Comparing and contrasting the German and American health care systems

International Pharmacy

Back in May 2013, 10 final-year student pharmacists from the University of Minnesota College of Pharmacy participated in an international health care systems elective rotation. The goal of the rotation was to effectively compare and contrast the American and German health care systems and social norms regarding health care expectations. The intent was to broaden students’ perceptions of health care, identify pertinent patient care challenges, and develop international awareness of pharmacy services. 

To start the APPE, the students spent 2 days in Washington, DC, to learn more about the status of health care and pharmacy issues at the state and national levels. They met with Twlug leaders, health aids for Minnesota Democratic U.S. Senators Amy Klobuchar and Al Franken, and visited CMS to learn about the pharmacist-driven patient care programs. The students then spent 5 weeks in Germany meeting with key members of state and national health care organizations, drug manufacturers, health insurance companies, and German students in local pharmacy programs. They called Velbert, Germany, a town of 70,000 people, their home base. It was also the location of their preceptor’s
family-owned pharmacy.

Learning from leaders

We had a crash course in health care and pharmacy issues during a visit ot the nation's capital.

During this rotation, we learned about the general operations of socialized health care, the mechanisms of medication payments, the status of pharmacy as a profession, and about pharmacy education in Germany. We met directly with preceptors, spent time in a German pharmacy, toured drug wholesalers, attended German university lectures in Münster, Düsseldorf, Bonn, and Essen, and worked on patient cases alongside German student pharmacists.

The majority of what we learned came from meeting directly with leaders of health care organizations, where we were expected to ask questions and provide insight regarding American health systems. We knew that we were essentially representing the United States to most of the Germans with whom we interacted, which quickly enhanced our professionalism and presentation skills.

At the end of each day, we all talked over dinner about our incredible experiences, like having the various officials of social health insurance providers ask for our input or that the Minister of Health was willing to have an audience with 10 student pharmacists from Minnesota. All of the German representatives we met with were exceptionally hospitable and made us feel very welcome.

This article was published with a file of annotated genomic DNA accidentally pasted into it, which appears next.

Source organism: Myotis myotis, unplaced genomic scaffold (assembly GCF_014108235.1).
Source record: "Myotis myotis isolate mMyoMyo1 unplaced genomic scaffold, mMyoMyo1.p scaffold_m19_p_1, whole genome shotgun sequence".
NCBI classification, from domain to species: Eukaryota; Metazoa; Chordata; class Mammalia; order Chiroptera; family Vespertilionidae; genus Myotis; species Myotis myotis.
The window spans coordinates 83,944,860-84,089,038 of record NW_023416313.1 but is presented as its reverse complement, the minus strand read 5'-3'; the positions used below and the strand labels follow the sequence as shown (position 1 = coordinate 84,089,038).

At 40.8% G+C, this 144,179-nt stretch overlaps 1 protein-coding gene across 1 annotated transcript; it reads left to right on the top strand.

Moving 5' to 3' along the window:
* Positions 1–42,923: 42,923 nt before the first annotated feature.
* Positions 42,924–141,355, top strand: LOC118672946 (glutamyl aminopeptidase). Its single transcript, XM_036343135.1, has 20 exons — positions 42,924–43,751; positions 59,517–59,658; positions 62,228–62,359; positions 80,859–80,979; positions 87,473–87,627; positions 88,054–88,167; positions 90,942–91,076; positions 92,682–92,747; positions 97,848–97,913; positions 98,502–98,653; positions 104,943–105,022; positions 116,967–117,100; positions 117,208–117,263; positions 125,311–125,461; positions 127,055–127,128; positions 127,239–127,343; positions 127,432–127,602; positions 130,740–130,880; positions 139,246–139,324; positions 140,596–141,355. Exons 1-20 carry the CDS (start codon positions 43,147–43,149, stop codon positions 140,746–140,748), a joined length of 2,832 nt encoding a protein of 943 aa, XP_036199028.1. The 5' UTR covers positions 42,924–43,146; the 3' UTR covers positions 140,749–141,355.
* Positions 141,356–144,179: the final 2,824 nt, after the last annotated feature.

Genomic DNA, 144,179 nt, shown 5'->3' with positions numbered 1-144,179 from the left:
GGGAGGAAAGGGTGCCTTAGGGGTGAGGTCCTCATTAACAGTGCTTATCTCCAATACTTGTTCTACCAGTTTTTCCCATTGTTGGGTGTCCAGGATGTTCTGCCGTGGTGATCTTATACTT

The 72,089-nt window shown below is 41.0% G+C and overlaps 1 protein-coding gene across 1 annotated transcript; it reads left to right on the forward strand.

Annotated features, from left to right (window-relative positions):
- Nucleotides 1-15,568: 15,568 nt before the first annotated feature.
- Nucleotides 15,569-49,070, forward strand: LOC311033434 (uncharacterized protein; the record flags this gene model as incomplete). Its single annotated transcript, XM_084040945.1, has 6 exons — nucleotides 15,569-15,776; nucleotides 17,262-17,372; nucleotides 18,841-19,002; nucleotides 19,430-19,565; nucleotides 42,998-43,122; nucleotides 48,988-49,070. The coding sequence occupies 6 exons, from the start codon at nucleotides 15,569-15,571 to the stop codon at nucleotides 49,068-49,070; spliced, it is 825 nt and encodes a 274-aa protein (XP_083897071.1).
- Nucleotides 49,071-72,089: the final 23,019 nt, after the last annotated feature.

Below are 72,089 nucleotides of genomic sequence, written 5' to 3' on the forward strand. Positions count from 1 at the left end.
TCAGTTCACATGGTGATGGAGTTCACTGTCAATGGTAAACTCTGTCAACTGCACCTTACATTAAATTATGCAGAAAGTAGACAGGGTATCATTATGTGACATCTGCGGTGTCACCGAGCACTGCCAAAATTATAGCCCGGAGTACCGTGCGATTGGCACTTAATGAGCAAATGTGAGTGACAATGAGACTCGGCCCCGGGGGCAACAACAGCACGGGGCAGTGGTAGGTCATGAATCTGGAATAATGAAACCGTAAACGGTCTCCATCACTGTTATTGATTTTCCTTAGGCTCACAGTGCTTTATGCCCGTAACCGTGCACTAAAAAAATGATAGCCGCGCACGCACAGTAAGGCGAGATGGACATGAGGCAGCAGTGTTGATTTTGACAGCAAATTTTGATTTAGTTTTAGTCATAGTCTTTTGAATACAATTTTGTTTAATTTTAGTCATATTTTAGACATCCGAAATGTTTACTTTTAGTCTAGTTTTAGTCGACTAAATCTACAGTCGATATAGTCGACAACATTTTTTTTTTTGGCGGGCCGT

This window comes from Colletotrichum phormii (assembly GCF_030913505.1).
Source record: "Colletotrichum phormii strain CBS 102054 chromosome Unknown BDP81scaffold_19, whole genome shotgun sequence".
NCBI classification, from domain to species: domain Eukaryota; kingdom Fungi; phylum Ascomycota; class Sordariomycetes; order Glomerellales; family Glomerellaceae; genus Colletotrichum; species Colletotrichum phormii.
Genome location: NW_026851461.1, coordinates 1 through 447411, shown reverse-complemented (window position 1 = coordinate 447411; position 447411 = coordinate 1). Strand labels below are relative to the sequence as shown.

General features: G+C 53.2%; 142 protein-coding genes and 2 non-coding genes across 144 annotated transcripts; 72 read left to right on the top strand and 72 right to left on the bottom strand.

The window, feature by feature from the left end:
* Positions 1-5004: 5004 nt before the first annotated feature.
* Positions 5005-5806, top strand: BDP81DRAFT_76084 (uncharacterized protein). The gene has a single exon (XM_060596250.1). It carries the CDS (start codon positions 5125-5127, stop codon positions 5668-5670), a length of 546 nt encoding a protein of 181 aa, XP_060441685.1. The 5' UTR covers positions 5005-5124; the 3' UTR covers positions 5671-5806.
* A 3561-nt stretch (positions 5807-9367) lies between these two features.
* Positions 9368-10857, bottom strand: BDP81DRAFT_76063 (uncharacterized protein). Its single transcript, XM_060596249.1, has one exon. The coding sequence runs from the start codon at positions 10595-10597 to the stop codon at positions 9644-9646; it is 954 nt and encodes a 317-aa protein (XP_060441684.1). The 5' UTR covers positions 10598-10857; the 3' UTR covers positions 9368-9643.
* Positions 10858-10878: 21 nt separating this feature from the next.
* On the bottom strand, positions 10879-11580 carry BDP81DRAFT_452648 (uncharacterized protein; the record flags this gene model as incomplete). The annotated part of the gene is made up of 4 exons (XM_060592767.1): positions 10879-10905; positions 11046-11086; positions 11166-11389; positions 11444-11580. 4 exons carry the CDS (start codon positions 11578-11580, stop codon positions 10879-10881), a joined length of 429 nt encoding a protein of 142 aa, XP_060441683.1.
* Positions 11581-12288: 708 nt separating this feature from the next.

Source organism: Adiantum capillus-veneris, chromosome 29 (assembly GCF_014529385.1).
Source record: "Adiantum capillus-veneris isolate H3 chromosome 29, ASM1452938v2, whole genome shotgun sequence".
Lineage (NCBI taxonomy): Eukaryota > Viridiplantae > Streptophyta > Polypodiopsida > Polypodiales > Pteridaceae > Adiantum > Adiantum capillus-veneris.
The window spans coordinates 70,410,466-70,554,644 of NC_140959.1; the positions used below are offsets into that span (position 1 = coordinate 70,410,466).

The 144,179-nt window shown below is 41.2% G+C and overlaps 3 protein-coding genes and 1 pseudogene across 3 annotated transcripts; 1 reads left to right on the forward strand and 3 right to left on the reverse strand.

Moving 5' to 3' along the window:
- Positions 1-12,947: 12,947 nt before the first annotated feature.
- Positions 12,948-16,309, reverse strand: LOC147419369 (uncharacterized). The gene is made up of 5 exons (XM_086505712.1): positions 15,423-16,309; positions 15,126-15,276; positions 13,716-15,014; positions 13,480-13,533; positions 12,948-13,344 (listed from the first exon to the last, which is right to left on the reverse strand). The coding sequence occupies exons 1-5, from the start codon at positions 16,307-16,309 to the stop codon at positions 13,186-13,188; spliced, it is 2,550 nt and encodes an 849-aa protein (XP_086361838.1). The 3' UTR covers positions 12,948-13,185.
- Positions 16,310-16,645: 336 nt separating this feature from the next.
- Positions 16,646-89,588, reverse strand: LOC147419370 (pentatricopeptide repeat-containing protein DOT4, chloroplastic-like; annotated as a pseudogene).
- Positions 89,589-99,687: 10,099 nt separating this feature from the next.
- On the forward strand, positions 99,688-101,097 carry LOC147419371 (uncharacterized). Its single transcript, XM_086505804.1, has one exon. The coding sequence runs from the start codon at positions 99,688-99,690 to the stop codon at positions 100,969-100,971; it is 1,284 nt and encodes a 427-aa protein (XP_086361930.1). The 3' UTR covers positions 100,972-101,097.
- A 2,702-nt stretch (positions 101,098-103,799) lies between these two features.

At first, learning the organizational landscape of German health care felt a bit like alphabet soup, with ABDA, AMNOG, KBV, and GBA being common abbreviations for some of the most influential health care organizations in Germany. As we pieced together the German health care landscape, our dinnertime conversations got really exciting. It was interesting to compare the impact that culture has on health care decision-making. We were always asking ourselves: How could pharmacists get involved in this initiative? What barriers did German pharmacists encounter? How can pharmacists advance their profession within this culture?

Some of the most fun we had was working on patient cases with German student pharmacists and professors. It was thought-provoking to learn about the expectations of a pharmacist in both the United States and Germany, and how this was reflected in the pharmacy education. The patient cases were fantastic conversation starters for the similarities and differences in the pharmacy profession. The German students were very welcoming as well. They shared meals and even organized a barbecue for us. They seemed to be as interested in us as we were in them.

Fun in Europe

We are posing in front of the Heichstag building in Berlin.

In addition to learning about German health care, we were immersed in German and European culture. We learned to navigate via bus and train, and traveled to different German and European cities including spending a week in Berlin, where we met with national health organization representatives.